How contractors can improve cash flow and profitability

Marsh Advisory has identified seven areas of a risk and insurance program that construction contractors could review to improve cash flow and profitability.

construction worker looking up metal platform

How contractors can improve cash flow and profitability

Contractors are continually facing increased pressures on profit margins and cash flow due to a highly competitive environment, delays in payments, economic pressures delaying project start-ups and high labour costs.

To remain competitive in the long term, contractors have the opportunity to look at where their risk management and insurance program might be causing them to lose money in either cash flow or reduced profits.

Marsh Advisory has identified the following seven areas within a risk management program that could be impacting the profitability of a contractor’s business.

1. Insurance limits

Insurance limits may be too conservative, resulting in contractors paying premiums for limits they are unlikely to need.

2. Excesses

If excesses are set too low, contractors may be placing profit back into the hands of insurers when it may be more profitable to retain more of the risk.

3. Differentiation to insurers

How a contractor manages their construction risk may not be communicated effectively to the insurance market. Unclear submissions can reduce an insurer's ability to differentiate a contractor's business from their peers and therefore impact their ability obtain better premium and capacity.

4. Policy wording

Some policies may not contain agreed KPIs relating to the progress of payments from insurers. This can mean that a contractor may have to have to wait for a longer timeframe than anticipated for their claim settlement.

5. Delays in claims payments

Where claims are handled by non-construction specialists, unnecessary delays in settlement can result. In some cases, a lack of understanding of a contractor’s needs may also result in payments that are lower than otherwise obtainable.

6. Sub-contractor performance

Uninsured risk from sub-contractor default, quality issues and delays can erode profitability.

7. Liquidated damages claims

We have seen some instances of principals using liquidated damage clauses too aggressively to withhold payments and squeeze contractors’ profit margins, knowing that contractors often have limited resources to lodge a sophisticated defence quickly.

Contact us to find out how we can help your business

How Marsh can help

  • Analytics on the optimal excesses and insurance limits to ensure you are not being too conservative with risk retention and determine the ideal balance between risk coverage and premium savings.
  • Detailed underwriting submissions that clearly articulate your risks and risk management practices to reduce underwriter uncertainty and create clear differentiation between you and your peers.
  • Pre-agreed policy wording with insurers on the timing of progress payments to make sure cash flow is not hindered by excessive delays.
  • Experienced construction claims specialists who understand your needs and can move quickly to maximise recoveries.
  • Sub–contractor risk identification and risk maturity assessments to identify critical sub-contractors, independently assess their viability and risk maturity, predict their performance on your project and help you identify and manage performance issues before they arise.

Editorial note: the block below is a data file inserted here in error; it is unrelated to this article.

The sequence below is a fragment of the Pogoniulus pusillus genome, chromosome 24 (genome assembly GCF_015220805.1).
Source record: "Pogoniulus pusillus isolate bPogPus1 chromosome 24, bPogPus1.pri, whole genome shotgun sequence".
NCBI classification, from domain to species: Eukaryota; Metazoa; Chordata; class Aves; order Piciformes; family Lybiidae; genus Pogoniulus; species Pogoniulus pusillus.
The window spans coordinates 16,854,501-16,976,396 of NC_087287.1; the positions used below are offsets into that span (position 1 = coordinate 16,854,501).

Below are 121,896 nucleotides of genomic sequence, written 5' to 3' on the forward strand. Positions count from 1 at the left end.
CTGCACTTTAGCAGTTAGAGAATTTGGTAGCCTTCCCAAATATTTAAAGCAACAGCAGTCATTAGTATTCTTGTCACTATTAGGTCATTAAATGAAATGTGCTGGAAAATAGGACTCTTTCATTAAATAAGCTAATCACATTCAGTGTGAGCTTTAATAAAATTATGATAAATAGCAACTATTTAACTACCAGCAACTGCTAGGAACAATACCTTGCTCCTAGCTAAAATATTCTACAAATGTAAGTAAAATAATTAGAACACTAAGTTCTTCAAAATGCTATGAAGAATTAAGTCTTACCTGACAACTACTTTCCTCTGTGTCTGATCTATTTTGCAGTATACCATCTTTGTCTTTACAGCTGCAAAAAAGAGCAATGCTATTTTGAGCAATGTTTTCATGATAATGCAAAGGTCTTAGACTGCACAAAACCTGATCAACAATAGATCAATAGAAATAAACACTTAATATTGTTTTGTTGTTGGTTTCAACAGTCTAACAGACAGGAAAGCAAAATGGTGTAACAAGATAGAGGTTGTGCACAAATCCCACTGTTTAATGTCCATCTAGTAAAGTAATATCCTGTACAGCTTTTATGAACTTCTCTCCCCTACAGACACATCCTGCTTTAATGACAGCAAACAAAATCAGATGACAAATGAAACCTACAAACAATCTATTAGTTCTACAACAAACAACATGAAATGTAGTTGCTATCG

• Project delay specialists who can quickly identify the root causes of project delays and how much each cause contributed to the delay (as a percentage) and ultimately the allocation of liability. This helps support contractors to defend liquidated damages claims (when appropriate) and to reduce or remove any financial penalties without incurring expensive legal fees.

Get in touch for a review of your risk and insurance program.

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This publication is not intended to be taken as advice regarding any individual situation and should not be relied upon as such. The information contained herein is based on sources we believe reliable, but we make no representation or warranty as to its accuracy. Marsh shall have no obligation to update this publication and shall have no liability to you or any other party arising out of this publication or any matter contained herein. Any modelling, analytics, or projections are subject to inherent uncertainty, and the Marsh Analysis could be materially affected if any underlying assumptions, conditions, information, or factors are inaccurate or incomplete or should change. LCPA 22/253

Marsh Pty Ltd (ABN 86 004 651 512, AFSL 238983) (“Marsh”) arrange this insurance and is not the insurer. The Discretionary Trust Arrangement is issued by the Trustee, JLT Group Services Pty Ltd (ABN 26 004 485 214, AFSL 417964) (“JGS”). JGS is part of the Marsh group of companies. Any advice in relation to the Discretionary Trust Arrangement is provided by JLT Risk Solutions Pty Ltd (ABN 69 009 098 864, AFSL 226827) which is a related entity of Marsh. The cover provided by the Discretionary Trust Arrangement is subject to the Trustee’s discretion and/or the relevant policy terms, conditions and exclusions. This website contains general information, does not take into account your individual objectives, financial situation or needs and may not suit your personal circumstances. For full details of the terms, conditions and limitations of the covers and before making any decision about whether to acquire a product, refer to the specific policy wordings and/or Product Disclosure Statements available from JLT Risk Solutions on request. Full information can be found in the JLT Risk Solutions Financial Services Guide.”